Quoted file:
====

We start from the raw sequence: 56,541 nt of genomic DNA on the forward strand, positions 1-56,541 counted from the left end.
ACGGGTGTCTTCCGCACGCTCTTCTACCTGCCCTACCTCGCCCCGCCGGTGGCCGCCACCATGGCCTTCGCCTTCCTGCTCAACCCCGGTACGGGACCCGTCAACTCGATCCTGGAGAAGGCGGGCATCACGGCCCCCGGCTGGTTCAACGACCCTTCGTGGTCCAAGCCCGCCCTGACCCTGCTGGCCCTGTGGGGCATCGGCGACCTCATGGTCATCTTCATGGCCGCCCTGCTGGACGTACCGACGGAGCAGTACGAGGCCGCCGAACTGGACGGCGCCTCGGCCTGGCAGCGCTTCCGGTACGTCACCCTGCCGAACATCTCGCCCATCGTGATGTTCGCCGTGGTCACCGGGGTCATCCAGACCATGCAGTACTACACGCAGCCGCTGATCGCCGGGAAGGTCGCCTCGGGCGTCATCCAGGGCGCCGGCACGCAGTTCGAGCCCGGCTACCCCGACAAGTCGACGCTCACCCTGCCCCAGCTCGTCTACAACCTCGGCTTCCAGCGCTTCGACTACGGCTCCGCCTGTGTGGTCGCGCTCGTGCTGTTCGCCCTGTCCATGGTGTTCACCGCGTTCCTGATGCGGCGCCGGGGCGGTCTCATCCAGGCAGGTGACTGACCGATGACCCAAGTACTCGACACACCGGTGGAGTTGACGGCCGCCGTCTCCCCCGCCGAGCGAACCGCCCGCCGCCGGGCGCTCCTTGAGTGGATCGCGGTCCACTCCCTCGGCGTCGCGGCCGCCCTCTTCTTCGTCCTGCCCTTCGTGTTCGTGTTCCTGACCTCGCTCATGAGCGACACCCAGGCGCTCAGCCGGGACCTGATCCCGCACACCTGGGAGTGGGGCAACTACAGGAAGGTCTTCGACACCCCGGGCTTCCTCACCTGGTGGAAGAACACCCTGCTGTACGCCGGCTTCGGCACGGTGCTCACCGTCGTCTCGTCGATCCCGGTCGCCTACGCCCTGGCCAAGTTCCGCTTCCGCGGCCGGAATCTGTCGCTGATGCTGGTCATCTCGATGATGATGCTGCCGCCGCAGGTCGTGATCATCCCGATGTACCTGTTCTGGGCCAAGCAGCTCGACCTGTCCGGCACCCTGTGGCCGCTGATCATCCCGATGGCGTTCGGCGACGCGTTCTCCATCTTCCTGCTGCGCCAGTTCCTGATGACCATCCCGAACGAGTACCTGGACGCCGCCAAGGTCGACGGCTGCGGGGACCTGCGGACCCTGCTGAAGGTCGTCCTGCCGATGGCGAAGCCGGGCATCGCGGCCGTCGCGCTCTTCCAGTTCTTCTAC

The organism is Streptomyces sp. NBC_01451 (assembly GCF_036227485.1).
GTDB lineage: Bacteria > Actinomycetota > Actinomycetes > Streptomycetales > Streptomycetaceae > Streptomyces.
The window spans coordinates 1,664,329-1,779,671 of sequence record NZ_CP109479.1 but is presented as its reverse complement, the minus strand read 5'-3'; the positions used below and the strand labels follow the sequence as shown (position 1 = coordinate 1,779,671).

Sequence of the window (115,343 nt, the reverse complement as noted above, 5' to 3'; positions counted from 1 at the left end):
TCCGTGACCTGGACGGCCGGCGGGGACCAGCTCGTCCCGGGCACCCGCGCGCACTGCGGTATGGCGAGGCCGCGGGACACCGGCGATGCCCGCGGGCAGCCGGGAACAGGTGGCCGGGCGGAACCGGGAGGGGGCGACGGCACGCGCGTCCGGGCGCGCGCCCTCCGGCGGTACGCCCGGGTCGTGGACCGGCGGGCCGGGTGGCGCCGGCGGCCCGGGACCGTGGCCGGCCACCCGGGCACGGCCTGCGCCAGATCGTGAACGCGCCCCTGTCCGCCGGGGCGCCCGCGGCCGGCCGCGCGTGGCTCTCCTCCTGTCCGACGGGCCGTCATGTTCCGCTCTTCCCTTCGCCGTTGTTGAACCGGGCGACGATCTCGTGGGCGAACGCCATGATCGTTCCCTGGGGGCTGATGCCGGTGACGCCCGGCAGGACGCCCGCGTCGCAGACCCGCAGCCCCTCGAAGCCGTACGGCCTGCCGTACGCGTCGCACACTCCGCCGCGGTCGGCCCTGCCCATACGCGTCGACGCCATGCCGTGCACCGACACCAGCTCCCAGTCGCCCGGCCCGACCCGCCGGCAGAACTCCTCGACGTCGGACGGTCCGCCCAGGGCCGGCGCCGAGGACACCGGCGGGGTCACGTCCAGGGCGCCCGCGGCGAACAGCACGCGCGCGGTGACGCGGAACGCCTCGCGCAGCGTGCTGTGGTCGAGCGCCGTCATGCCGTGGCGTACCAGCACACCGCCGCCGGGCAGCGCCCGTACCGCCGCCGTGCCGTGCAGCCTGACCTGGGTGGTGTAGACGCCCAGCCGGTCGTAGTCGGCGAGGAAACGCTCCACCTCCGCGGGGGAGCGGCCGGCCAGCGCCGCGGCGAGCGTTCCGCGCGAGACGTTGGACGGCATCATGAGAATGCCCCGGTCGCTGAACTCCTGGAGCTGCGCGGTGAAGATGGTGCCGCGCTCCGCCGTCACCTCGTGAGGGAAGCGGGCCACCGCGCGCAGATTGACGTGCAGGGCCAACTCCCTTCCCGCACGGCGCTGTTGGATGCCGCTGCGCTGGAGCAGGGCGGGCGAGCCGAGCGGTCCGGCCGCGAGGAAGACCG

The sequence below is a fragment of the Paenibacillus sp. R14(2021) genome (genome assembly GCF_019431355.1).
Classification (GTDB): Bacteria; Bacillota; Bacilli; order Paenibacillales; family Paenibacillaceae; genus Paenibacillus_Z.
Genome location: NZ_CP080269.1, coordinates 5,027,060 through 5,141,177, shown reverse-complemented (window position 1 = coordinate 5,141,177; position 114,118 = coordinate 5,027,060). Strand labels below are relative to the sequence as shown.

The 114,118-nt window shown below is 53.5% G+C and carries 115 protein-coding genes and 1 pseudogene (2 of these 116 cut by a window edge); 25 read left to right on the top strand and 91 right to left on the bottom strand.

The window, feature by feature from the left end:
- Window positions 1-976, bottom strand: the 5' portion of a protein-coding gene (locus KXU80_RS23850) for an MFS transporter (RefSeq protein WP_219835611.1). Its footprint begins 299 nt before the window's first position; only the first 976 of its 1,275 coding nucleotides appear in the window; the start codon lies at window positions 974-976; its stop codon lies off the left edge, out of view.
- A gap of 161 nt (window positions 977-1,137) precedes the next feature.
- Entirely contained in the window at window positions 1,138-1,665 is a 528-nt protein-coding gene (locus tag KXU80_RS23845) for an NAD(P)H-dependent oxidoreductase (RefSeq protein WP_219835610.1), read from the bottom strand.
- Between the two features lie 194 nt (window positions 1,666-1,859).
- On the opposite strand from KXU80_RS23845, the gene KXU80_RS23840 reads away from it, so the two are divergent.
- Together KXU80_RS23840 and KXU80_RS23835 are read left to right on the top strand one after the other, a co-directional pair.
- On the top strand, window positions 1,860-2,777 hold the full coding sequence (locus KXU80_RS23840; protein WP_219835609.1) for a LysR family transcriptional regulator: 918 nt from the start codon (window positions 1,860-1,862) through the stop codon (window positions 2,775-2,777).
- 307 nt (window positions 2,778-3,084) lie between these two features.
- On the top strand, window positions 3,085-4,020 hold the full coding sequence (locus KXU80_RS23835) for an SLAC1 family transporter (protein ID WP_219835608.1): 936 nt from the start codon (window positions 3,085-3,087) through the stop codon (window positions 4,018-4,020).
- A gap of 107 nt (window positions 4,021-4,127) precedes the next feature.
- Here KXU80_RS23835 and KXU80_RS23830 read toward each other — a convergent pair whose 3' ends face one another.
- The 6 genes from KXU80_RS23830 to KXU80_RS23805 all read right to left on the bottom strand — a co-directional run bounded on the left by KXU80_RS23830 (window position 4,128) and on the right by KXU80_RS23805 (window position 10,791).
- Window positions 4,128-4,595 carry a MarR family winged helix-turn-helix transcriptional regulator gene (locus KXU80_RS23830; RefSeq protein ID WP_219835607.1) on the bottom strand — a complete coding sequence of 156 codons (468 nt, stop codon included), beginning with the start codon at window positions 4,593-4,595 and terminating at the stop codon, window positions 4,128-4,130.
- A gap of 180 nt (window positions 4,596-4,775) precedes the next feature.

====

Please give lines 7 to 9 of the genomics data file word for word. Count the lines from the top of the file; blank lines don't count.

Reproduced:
TCCGTGACCTGGACGGCCGGCGGGGACCAGCTCGTCCCGGGCACCCGCGCGCACTGCGGTATGGCGAGGCCGCGGGACACCGGCGATGCCCGCGGGCAGCCGGGAACAGGTGGCCGGGCGGAACCGGGAGGGGGCGACGGCACGCGCGTCCGGGCGCGCGCCCTCCGGCGGTACGCCCGGGTCGTGGACCGGCGGGCCGGGTGGCGCCGGCGGCCCGGGACCGTGGCCGGCCACCCGGGCACGGCCTGCGCCAGATCGTGAACGCGCCCCTGTCCGCCGGGGCGCCCGCGGCCGGCCGCGCGTGGCTCTCCTCCTGTCCGACGGGCCGTCATGTTCCGCTCTTCCCTTCGCCGTTGTTGAACCGGGCGACGATCTCGTGGGCGAACGCCATGATCGTTCCCTGGGGGCTGATGCCGGTGACGCCCGGCAGGACGCCCGCGTCGCAGACCCGCAGCCCCTCGAAGCCGTACGGCCTGCCGTACGCGTCGCACACTCCGCCGCGGTCGGCCCTGCCCATACGCGTCGACGCCATGCCGTGCACCGACACCAGCTCCCAGTCGCCCGGCCCGACCCGCCGGCAGAACTCCTCGACGTCGGACGGTCCGCCCAGGGCCGGCGCCGAGGACACCGGCGGGGTCACGTCCAGGGCGCCCGCGGCGAACAGCACGCGCGCGGTGACGCGGAACGCCTCGCGCAGCGTGCTGTGGTCGAGCGCCGTCATGCCGTGGCGTACCAGCACACCGCCGCCGGGCAGCGCCCGTACCGCCGCCGTGCCGTGCAGCCTGACCTGGGTGGTGTAGACGCCCAGCCGGTCGTAGTCGGCGAGGAAACGCTCCACCTCCGCGGGGGAGCGGCCGGCCAGCGCCGCGGCGAGCGTTCCGCGCGAGACGTTGGACGGCATCATGAGAATGCCCCGGTCGCTGAACTCCTGGAGCTGCGCGGTGAAGATGGTGCCGCGCTCCGCCGTCACCTCGTGAGGGAAGCGGGCCACCGCGCGCAGATTGACGTGCAGGGCCAACTCCCTTCCCGCACGGCGCTGTTGGATGCCGCTGCGCTGGAGCAGGGCGGGCGAGCCGAGCGGTCCGGCCGCGAGGAAGACCG

The sequence below is a fragment of the Paenibacillus sp. R14(2021) genome (genome assembly GCF_019431355.1).
Classification (GTDB): Bacteria; Bacillota; Bacilli; order Paenibacillales; family Paenibacillaceae; genus Paenibacillus_Z.